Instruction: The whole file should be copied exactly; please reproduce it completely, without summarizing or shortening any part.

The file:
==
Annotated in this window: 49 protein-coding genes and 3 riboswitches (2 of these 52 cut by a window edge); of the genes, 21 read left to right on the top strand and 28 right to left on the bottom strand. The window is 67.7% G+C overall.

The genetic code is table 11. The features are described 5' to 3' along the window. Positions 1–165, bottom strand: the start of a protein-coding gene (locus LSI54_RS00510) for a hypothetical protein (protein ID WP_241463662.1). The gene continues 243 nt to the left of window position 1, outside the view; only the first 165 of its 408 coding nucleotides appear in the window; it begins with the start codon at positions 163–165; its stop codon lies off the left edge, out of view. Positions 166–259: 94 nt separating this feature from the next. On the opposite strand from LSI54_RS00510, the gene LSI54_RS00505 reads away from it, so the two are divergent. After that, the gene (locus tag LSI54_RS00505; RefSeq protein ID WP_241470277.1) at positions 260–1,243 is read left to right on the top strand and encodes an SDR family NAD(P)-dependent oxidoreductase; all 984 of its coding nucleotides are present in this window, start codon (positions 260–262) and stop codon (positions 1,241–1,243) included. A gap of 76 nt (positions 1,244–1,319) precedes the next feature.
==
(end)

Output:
Annotated in this window: 49 protein-coding genes and 3 riboswitches (2 of these 52 cut by a window edge); of the genes, 21 read left to right on the top strand and 28 right to left on the bottom strand. The window is 67.7% G+C overall.

The genetic code is table 11. The features are described 5' to 3' along the window. Positions 1–165, bottom strand: the start of a protein-coding gene (locus LSI54_RS00510) for a hypothetical protein (protein ID WP_241463662.1). The gene continues 243 nt to the left of window position 1, outside the view; only the first 165 of its 408 coding nucleotides appear in the window; it begins with the start codon at positions 163–165; its stop codon lies off the left edge, out of view. Positions 166–259: 94 nt separating this feature from the next. On the opposite strand from LSI54_RS00510, the gene LSI54_RS00505 reads away from it, so the two are divergent. After that, the gene (locus tag LSI54_RS00505; RefSeq protein ID WP_241470277.1) at positions 260–1,243 is read left to right on the top strand and encodes an SDR family NAD(P)-dependent oxidoreductase; all 984 of its coding nucleotides are present in this window, start codon (positions 260–262) and stop codon (positions 1,241–1,243) included. A gap of 76 nt (positions 1,244–1,319) precedes the next feature.